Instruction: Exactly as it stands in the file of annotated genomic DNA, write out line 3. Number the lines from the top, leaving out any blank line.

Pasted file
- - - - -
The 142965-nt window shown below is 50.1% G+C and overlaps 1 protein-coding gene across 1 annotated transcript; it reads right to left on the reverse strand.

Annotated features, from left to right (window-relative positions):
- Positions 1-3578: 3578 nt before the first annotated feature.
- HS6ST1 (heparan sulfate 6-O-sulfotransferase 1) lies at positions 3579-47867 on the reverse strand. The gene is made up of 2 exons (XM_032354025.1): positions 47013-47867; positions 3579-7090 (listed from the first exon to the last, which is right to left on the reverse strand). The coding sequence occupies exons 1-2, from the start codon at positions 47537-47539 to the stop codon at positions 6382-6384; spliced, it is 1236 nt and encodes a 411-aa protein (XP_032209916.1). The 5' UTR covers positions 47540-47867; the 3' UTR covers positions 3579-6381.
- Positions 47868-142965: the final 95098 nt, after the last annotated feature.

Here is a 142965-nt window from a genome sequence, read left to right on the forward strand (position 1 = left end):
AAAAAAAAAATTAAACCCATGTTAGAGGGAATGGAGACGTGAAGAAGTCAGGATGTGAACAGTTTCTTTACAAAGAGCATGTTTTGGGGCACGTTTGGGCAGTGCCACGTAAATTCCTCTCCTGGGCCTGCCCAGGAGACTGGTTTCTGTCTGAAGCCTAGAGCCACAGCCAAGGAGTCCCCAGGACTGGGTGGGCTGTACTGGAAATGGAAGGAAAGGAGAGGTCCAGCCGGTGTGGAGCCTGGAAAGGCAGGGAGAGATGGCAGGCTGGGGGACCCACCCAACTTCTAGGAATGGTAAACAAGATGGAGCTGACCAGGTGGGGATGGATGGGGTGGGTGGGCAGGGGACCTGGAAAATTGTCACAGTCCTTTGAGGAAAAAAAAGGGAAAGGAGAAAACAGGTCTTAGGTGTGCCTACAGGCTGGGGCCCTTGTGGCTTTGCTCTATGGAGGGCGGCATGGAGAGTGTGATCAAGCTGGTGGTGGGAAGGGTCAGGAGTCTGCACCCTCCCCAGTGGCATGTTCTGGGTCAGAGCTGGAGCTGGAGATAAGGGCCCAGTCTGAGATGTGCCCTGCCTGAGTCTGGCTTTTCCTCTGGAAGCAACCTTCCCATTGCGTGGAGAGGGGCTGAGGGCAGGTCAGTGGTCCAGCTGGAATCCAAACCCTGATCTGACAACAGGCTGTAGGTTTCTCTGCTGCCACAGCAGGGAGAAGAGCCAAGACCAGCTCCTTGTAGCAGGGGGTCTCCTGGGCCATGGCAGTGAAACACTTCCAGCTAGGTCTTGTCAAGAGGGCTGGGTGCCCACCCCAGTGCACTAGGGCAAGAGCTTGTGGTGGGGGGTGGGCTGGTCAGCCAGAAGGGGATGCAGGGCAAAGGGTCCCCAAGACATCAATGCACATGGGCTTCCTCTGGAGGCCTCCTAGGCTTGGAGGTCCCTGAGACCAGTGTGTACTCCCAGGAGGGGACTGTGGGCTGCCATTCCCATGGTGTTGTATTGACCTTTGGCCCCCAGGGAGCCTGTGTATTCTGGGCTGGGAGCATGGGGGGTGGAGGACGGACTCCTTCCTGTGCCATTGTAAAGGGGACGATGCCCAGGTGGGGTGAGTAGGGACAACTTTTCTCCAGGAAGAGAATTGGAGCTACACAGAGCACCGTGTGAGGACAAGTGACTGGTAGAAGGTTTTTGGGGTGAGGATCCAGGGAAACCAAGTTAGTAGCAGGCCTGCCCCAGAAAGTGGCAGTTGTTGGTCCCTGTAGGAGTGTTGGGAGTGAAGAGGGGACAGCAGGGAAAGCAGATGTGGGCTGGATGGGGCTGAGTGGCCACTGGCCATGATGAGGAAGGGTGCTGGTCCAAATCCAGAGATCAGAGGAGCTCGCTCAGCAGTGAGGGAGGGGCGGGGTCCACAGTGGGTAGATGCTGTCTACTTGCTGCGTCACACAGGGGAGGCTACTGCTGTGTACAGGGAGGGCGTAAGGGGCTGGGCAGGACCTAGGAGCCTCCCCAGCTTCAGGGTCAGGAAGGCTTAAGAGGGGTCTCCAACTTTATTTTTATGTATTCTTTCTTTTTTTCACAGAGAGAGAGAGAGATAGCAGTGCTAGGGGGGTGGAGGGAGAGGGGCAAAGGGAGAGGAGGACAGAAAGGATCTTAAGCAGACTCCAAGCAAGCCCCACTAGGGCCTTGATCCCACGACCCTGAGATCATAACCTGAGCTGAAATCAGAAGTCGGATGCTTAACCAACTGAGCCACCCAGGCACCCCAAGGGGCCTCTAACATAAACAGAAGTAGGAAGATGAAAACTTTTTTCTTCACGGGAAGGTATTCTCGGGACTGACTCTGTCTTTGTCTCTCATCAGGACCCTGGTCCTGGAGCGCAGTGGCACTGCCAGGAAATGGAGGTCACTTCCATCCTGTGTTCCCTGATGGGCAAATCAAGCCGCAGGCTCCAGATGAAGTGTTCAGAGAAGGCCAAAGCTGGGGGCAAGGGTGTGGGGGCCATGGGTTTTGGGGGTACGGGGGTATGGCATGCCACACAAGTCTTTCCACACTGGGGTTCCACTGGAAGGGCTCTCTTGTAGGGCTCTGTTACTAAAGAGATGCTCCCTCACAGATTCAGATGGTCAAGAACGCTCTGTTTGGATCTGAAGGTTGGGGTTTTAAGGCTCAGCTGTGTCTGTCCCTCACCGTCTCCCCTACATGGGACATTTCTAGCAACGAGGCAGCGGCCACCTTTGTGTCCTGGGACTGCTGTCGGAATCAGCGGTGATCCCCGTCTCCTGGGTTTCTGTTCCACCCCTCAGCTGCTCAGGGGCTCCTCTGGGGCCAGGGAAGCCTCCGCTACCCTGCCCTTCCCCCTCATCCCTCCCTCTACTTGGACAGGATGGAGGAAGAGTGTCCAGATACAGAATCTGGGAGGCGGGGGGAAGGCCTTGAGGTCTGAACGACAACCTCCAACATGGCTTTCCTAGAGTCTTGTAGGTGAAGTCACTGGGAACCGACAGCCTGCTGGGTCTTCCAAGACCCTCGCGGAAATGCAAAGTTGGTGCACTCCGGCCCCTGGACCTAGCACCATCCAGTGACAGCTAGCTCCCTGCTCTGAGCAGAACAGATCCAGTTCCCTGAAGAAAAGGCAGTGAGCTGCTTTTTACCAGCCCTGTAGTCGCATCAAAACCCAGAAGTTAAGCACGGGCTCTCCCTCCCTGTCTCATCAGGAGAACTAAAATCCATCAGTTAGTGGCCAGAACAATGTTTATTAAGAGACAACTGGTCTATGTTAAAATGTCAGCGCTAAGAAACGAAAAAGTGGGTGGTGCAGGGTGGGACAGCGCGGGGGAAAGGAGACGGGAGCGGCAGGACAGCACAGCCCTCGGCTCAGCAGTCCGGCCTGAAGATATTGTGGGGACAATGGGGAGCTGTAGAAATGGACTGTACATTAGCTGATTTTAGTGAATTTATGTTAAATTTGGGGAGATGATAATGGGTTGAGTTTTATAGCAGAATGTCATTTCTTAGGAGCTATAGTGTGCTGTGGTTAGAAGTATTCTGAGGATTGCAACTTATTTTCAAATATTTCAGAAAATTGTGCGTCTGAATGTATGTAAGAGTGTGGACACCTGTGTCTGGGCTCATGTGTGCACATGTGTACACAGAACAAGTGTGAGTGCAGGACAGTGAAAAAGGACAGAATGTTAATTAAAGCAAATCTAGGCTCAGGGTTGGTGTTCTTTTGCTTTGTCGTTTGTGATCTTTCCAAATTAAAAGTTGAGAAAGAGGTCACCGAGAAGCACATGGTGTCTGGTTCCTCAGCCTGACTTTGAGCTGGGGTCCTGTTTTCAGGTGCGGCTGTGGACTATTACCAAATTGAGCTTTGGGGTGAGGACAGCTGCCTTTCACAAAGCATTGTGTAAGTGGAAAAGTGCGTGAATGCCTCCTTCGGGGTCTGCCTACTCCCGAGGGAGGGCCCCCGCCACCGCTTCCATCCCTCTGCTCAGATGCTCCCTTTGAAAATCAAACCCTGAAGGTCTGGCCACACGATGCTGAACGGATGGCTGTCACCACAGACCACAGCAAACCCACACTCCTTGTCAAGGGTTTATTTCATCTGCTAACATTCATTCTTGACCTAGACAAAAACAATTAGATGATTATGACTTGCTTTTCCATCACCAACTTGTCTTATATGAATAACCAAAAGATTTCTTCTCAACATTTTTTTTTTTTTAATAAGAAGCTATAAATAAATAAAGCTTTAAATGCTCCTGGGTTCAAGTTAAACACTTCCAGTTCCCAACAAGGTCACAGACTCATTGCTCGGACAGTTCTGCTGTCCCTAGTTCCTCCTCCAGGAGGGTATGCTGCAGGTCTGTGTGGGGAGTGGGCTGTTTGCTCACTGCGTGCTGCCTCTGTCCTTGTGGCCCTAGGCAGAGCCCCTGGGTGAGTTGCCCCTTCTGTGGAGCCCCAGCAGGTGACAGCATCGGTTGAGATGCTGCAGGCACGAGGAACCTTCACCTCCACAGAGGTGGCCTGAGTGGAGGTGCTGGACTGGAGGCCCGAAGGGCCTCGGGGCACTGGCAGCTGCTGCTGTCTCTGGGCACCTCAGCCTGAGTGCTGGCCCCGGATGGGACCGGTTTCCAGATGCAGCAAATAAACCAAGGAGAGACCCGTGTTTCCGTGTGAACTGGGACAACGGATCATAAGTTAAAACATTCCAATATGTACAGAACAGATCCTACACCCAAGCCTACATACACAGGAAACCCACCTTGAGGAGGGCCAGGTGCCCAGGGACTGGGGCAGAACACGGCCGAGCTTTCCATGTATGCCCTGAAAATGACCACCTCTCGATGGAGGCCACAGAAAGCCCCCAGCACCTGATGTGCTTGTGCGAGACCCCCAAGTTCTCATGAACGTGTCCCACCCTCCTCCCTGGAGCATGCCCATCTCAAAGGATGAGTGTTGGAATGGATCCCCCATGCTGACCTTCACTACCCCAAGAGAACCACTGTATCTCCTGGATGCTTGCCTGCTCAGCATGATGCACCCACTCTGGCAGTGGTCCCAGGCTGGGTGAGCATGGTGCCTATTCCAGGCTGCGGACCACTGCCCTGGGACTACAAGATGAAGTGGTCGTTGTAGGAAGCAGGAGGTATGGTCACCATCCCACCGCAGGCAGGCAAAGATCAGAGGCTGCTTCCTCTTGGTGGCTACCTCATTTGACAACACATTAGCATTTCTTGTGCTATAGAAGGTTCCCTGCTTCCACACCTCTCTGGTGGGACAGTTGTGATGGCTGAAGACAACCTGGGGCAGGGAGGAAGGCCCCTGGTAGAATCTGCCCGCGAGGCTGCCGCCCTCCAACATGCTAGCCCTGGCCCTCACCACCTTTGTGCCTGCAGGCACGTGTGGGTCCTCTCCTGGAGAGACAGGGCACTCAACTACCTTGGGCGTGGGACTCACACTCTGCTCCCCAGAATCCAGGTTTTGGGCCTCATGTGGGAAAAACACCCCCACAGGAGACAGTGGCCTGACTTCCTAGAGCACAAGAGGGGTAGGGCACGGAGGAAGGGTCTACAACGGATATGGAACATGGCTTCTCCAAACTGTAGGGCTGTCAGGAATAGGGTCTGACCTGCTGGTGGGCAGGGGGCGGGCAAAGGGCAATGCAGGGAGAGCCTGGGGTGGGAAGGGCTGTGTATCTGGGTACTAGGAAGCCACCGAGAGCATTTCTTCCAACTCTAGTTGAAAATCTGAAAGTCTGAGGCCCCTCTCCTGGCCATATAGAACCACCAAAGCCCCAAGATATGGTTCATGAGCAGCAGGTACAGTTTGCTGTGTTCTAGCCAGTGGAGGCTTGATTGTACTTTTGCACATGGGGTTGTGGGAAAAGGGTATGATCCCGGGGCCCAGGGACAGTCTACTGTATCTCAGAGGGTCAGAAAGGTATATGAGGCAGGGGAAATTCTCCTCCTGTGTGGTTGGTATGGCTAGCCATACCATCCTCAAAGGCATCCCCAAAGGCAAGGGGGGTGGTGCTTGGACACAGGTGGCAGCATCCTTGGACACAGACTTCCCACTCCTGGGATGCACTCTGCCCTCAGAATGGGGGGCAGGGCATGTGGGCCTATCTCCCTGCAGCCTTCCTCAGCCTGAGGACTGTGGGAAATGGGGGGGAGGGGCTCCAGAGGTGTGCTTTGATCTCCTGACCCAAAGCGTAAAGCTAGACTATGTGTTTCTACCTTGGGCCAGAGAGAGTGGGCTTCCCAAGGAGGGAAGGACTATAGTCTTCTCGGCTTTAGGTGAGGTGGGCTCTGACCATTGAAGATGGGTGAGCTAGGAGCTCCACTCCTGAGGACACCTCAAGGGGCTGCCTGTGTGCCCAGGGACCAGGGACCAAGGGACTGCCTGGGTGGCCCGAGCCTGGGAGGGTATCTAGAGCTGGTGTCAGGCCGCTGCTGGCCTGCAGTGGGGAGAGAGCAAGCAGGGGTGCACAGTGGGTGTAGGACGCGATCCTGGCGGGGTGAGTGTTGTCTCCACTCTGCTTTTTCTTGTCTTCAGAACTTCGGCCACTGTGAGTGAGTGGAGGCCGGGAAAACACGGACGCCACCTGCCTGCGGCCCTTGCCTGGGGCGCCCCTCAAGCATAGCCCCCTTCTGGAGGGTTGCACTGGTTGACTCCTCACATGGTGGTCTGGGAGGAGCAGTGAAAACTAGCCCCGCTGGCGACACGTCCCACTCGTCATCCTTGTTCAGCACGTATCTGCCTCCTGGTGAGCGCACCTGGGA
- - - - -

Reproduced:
- Positions 1-3578: 3578 nt before the first annotated feature.